Hot off the heels of last year’s series finale for “Star Wars: The Clone Wars,” the new spin-off animated series “Star Wars: The Bad Batch” follows a group of elite and experimental clones as they navigate an ever-changing galaxy in the immediate aftermath of the Clone War.
Producer Brad Rau; head writer and producer Jennifer Corbett; and Dee Bradley Baker, the voice of The Bad Batch, recently got together over Zoom to discuss the new show that picks up where the final season of “Clone Wars” left off.
The Bad Batch is comprised of five clones, each with their own unique strength — Crosshair, Echo, Wrecker, Hunter, and Tech — and are all voiced by Baker, who does have a favorite of the group.
“It’s fun to be Wrecker, because he’s so honest and so clear and funny,” said Baker. “I have a great affection for all of them. They’re all very interesting fellows, but Wrecker, he’s probably the furthest away from me from all of them. He’s great fun.”
Producers Rau and Corbett collaborated with Dave Filoni on “The Bad Batch,” showrunner of “Star Wars: The Clone Wars” and executive producer of “The Mandalorian,” and both agreed it was a great and educational experience.
“I got to work with Dave on ‘Star Wars Resistance,’ which was such a great experience. Getting the chance to develop [‘The Bad Batch’] with him, you know, it’s kind of like a master class in writing Star Wars,” said Corbett. “With this being a sequel series of sorts to ‘Clone Wars,’ it was kind of crucial that he be involved in this process very much. Because these are characters that he’s created and it’s the world that he knows […] It’s so exciting to see this show grow and develop with this team, and he’s been fantastic to learn from.”
“Dave — he’s awesome. I’ve known Dave for a long time. When he was starting ‘Clone Wars,’ I first met him up at the ranch — Skywalker Ranch — and I happened to just be starting my own animation studio at the time. So I was unable to join the force of the Clone Wars,” said Rau. “It was one of my regrets that I rectified later on in ‘Rebels,’ to join as an episodic director, and then on ‘Resistance’ […] I couldn’t think of a better mentor. Especially for Star Wars. The stuff he tells us every day is fantastic. Just collaborating with him and being able to work with [Jennifer Corbett] so closely on this show’s been awesome. It’s been a dream come true.”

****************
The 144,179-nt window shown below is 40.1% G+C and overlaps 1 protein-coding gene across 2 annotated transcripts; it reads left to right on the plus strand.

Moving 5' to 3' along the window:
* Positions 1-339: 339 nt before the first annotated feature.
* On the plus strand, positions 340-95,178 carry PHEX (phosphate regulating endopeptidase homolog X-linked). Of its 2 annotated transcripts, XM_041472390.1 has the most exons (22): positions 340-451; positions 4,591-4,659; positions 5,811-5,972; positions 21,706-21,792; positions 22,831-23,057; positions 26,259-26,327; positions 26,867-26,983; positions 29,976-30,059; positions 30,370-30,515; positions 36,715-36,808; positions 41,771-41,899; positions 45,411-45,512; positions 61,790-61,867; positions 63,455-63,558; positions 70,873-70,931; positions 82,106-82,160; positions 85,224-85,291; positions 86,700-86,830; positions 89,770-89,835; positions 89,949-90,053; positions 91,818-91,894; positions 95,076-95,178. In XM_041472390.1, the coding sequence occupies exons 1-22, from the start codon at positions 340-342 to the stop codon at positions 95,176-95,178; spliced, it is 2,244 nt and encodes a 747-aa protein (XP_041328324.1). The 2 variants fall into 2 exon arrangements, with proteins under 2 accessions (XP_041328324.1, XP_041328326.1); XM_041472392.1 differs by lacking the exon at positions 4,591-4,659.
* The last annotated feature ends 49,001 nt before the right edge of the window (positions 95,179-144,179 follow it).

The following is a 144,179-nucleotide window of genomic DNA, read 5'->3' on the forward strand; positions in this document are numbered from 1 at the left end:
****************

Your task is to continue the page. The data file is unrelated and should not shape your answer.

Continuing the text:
“The Bad Batch” begins in the days of Order 66, offering a unique perspective on an event that fans know — or think they know. This concept was a major pull for the creative team working on the show, to be able to explore the specificities of the time period.
This time period is one of the reasons I got so excited about this show, other than this oddball group of characters.
I just found it intriguing and engaging to watch a series where you know, we’ve seen the Clone Wars where it’s the height of the Clone Troopers doing what they’re meant to do, and what they were created for. And the question became, ‘What happens after the war is over? What happens to clones who all they know is being soldiers?’ Especially for the Bad Batch, who do things differently as it is with the Republic and how they fit in once it becomes the Empire.
Because obviously, two very different regimes, and how they react to this new environment and the new way of doing things and new way of following rules. Which, again, isn’t their favorite thing to do. But it was interesting to just sort of talk about the transition from the Republic to the Empire and what that looks like, because it’s not what we saw in the original trilogy, where it’s the dominance of the Empire.
It’s kind of like the early stages, and I found it kind of interesting to show planets and places that were happy that the war is over, and they don’t really understand the implications of what an Empire actually means. It’s kind of just laying the groundwork for what everyone knows the Empire to be later on.Jennifer Corbett, head writer and producer, “Star Wars: The Bad Batch”